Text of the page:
A moai statue has been discovered on Easter Island at the bottom of a recently dried up crater lake. The statue is the first of the island’s famous giant-headed figures to be found in the lake.
Easter Island, located more than 3,500 kilometers from the South American mainland, is dotted with more than 900 iconic statues, carved into volcanic rock more than 500 years ago by the Rapa Nui people.
Most of the statues were carved from rock quarried from the Rano Raraku volcano. Some were left at the volcano, which is now a national park and a UNESCO World Heritage Site. Hundreds more were transported to other parts of the island.
“We think we know all the moai, but a new one is popping up,” University of Arizona’s Terry Hunt told the TV show. Hello America, what first reported the discovery on February 25.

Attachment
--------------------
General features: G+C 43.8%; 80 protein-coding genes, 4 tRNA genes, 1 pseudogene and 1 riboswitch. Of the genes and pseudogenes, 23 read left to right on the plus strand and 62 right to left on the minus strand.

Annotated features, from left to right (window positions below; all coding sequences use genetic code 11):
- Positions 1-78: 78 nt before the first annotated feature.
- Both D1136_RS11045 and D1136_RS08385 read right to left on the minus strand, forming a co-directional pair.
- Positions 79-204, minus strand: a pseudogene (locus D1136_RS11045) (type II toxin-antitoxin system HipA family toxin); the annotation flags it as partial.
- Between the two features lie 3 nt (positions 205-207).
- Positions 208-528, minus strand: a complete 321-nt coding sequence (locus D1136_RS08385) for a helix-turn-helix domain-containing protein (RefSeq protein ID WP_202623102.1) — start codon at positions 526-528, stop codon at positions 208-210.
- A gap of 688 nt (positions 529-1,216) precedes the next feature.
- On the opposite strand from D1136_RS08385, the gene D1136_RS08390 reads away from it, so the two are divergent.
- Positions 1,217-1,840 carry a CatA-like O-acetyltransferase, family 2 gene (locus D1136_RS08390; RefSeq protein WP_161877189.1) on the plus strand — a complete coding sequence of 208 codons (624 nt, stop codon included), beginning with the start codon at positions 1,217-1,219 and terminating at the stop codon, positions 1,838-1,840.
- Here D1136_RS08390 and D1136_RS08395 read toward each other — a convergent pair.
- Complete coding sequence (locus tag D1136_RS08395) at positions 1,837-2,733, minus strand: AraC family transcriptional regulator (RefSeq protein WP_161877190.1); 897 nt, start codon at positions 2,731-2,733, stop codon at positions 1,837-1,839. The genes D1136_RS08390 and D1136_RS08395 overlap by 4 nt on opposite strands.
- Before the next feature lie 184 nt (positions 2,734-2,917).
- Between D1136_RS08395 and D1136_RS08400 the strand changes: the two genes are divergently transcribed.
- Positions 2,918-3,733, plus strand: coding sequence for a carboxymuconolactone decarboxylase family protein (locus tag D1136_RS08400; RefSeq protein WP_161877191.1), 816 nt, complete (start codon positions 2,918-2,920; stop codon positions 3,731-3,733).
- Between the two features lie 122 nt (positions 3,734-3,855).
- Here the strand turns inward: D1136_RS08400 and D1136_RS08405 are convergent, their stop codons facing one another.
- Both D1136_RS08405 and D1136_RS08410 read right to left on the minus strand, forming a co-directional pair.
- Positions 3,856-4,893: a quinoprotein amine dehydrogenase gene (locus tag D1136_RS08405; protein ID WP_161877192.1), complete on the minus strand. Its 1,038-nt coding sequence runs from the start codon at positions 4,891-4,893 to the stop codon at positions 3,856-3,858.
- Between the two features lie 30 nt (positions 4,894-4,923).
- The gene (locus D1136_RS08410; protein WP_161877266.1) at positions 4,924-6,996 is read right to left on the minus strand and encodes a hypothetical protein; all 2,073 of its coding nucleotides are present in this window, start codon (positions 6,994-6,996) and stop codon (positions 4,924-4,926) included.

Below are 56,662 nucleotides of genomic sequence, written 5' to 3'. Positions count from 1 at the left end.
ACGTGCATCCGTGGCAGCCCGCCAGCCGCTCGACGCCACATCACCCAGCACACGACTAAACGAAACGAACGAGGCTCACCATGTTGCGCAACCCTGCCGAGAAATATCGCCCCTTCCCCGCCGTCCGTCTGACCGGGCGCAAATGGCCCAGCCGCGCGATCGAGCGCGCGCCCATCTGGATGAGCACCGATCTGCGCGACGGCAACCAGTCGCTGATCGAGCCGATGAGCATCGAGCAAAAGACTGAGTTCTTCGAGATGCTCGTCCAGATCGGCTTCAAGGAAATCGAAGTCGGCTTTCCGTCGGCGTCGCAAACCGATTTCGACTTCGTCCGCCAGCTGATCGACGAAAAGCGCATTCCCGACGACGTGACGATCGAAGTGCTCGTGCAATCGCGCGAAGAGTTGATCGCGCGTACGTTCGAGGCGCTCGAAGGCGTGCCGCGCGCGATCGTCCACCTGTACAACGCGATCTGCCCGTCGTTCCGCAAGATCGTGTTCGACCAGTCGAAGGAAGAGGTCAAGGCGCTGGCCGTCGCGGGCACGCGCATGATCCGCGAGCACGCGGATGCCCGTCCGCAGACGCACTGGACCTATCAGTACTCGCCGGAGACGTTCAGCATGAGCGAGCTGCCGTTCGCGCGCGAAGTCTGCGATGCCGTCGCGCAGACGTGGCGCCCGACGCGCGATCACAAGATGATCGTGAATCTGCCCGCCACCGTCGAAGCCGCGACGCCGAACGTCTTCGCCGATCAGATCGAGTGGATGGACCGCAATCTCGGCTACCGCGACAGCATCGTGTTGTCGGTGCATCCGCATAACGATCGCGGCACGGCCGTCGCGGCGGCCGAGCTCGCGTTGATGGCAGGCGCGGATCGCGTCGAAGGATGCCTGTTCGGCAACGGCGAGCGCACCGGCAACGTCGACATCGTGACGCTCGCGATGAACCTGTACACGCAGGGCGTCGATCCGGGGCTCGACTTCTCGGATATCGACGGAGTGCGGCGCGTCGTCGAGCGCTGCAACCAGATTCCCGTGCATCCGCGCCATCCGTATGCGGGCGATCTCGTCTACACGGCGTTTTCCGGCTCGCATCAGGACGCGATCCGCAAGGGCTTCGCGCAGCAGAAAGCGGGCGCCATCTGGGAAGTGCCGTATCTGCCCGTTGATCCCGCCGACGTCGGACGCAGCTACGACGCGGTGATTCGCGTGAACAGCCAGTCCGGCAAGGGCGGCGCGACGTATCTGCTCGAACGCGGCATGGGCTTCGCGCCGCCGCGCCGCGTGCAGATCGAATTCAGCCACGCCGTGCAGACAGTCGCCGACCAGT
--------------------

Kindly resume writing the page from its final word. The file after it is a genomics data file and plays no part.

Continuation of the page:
The new statue stands 1.6 meters tall and is “bodied with recognizable features but no clear definition”, according to a statement from Ma’u Henua, the Rapa Nui organization that manages the park. He was found lying face down among tall reeds.
“In the dry conditions we have right now, we could find more,” Hunt said.
Monolithic statues have long inspired awe and speculation about their role in a apparent collapse of the island’s population in the 17th century. For the Rapa Nui natives, Hunt said the statues represent deified ancestors.
“For the Rapa Nui people, it is [a] very, very important discovery,” Salvador Atan Hito, vice president of Ma’u Henua, told the TV show.
Rano Raraku crater is normally filled with water, but the lake has been shrinking since 2018, Ninoska Avareipua Huki Cuadros, director of Ma’u Henua, said France Media Agency.
Easter Island experienced a decade of drought, due in part to climate change as well as the pattern of below-average temperatures in the tropical Pacific known as La Niña. The current La Niña is the third in a rare “triple dip” event, which may itself be linked to human-induced climate change.